The other day, in a conversation about our new travel trailer which we'll pick up tomorrow, my sister said, "You'll have it the rest of your life, so make sure it's what you want."
I agreed with her comment and also thought once more about how I've reached that stage of life where many times I think, "This is the last time I'll . . . ."
Daunting thought, to say the least.
Happily, that particular musing usually does not last long because, after all, the reality of shortness of my life expectancy aka "final quarter" at this point drives me onward.
Get on with the living, I say to myself. You haven't got time to wallow in thoughts of facing the last major event of life: the end.
So, I usually think about it ever so briefly and move on, often preferring and reveling in the "firsts" of life.
Yesterday, for example, made me downright giddy AND TIRED as I dug through and pawed through my manure pile dirt searching for my first-ever homegrown sweet potatoes.
In fact, I've got one raw finger tip from so much digging, even with gloves.
Later, I thought, "Why didn't I get Liam to help me with this project?"
But then, Liam is too young to appreciate the firsts of his life. Most of what he does is a first for him. So, firsts are no big deal.
For an old goat like me, though, any "firsts" are notable. When we think of all the daily redundancy in our lives, any adventure into an unknown or anything unexperienced is pretty exciting.
So, rather than asking Liam to help with his busy paws, I stuck with my own digging and enjoyed my own adrenalin rushes every time those fingers grabbed on to the end of another tater hiding in the dirt.
I also learned something yesterday. Having never dug sweet potatoes but having harvested thousands of regular taters, I had no idea that sweet potatoes tend to be a whole lot more elusive than the usual Idaho brand. Plus, they have the most extensive root system I've ever seen.
Both varieties of my first sweet tater crop kept me guessing and occasionally slicing them in half while using the shovel to loosen dirt. I learned quickly to do my digging as much as two feet away from the plant.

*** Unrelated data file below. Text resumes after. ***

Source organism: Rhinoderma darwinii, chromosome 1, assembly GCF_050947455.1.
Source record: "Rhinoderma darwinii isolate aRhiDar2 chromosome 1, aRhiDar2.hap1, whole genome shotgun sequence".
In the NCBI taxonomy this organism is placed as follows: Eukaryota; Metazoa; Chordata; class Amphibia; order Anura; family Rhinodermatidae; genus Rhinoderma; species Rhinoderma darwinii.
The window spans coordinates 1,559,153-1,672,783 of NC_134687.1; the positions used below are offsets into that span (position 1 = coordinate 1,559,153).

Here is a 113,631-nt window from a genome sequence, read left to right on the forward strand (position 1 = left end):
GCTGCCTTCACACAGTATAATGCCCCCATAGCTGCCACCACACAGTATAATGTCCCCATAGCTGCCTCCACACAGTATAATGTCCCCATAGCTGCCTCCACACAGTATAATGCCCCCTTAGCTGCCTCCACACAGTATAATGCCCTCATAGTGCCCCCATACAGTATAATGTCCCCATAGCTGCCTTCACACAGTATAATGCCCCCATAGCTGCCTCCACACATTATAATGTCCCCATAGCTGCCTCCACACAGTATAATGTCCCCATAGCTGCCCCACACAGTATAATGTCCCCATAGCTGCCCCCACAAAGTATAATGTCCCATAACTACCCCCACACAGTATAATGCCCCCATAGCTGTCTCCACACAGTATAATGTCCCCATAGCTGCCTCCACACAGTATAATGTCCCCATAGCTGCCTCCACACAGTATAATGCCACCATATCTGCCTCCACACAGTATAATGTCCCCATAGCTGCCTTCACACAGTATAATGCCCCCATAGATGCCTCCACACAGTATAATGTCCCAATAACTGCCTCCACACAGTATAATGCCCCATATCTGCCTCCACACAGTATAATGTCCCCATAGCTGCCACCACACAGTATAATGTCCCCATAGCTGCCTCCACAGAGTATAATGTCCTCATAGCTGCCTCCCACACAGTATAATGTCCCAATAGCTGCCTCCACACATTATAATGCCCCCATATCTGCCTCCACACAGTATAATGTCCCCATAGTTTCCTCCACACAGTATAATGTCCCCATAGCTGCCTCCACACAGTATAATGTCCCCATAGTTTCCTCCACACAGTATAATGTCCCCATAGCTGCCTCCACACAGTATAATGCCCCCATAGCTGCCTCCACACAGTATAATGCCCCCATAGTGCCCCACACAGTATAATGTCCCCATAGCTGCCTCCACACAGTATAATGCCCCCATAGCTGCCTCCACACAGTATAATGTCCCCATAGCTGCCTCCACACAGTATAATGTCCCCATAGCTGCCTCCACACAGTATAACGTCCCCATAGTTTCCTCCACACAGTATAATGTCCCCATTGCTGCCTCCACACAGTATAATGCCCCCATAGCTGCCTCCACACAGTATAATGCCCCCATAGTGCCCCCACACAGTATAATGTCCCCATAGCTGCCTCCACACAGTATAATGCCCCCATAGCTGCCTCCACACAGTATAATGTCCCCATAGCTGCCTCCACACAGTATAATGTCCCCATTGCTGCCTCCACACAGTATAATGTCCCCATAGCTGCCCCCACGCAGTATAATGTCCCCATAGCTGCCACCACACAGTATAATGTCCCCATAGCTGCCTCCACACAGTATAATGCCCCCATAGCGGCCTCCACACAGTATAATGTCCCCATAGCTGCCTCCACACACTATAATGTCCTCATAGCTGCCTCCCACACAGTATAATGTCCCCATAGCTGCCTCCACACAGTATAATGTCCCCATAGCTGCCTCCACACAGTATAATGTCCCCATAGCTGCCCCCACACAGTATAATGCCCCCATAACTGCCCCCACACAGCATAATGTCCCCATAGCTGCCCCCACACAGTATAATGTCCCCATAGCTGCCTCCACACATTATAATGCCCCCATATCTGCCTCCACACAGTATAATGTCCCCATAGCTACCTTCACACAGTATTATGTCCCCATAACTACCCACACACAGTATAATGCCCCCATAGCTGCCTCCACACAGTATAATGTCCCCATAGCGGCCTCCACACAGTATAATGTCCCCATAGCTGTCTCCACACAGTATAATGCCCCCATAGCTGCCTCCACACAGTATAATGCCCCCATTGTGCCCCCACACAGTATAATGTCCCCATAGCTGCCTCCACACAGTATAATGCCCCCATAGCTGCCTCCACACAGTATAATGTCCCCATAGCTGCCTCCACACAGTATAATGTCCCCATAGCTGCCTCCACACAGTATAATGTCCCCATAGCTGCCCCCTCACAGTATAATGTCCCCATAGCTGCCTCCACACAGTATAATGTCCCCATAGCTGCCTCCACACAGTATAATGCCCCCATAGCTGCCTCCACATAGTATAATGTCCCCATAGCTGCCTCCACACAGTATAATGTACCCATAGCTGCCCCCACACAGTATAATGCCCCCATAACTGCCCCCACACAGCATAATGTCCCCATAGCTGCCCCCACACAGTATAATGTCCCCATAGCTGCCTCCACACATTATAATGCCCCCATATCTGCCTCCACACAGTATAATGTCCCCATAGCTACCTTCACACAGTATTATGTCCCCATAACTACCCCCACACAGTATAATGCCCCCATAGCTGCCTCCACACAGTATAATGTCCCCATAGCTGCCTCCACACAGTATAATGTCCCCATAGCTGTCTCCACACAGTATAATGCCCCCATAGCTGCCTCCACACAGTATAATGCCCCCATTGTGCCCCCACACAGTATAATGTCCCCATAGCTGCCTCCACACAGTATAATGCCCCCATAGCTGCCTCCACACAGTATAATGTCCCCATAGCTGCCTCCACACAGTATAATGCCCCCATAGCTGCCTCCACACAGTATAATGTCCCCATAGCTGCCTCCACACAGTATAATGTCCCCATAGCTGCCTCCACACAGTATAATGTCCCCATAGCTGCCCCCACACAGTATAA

All the while, I kept summoning Bill, who was working on the new barn stall, to come and look at my growing pile.
Now, when you look at the photo of my first-ever sweet potatoes, it's important to remember that the starts came late this year to Moose Valley.
Seems there was a problem with flooding in some areas down South, and the suppliers were helping out their locals first.
So, these went in the ground later than they usually do, and they're not huge, by any means.
Having sampled a few, robbed from the roots earlier this fall, I can say that I'll be proud to cook these up, dress them up with margarine, brown sugar and marshmallows and serve them for Thanksgiving. They're mighty tasty.
And, so yesterday marked another of many firsts for me this year, most notably the hot air balloon ride in Arizona and the laser surgery on my eye in April.
Somehow, though, this particular "first" involved a lot less fear but definitely more patience and definitely some tater-digging education.
Happily, I don't have to use the word "last" in looking forward to many manure-pile sweet potato crops in the years ahead-----along with next spring's start-up of my first peach tree ever.
Yes, Vicki, I ordered the brand you suggested. You can "rely" on that.
Sweet-potato harvest day was not the only sweet thing around here yesterday. I did not have to leave home to put my camera to work.
Twas an absolutely gorgeous and productive and fun fall day. I hope it's not the "last."
Enjoy the photos.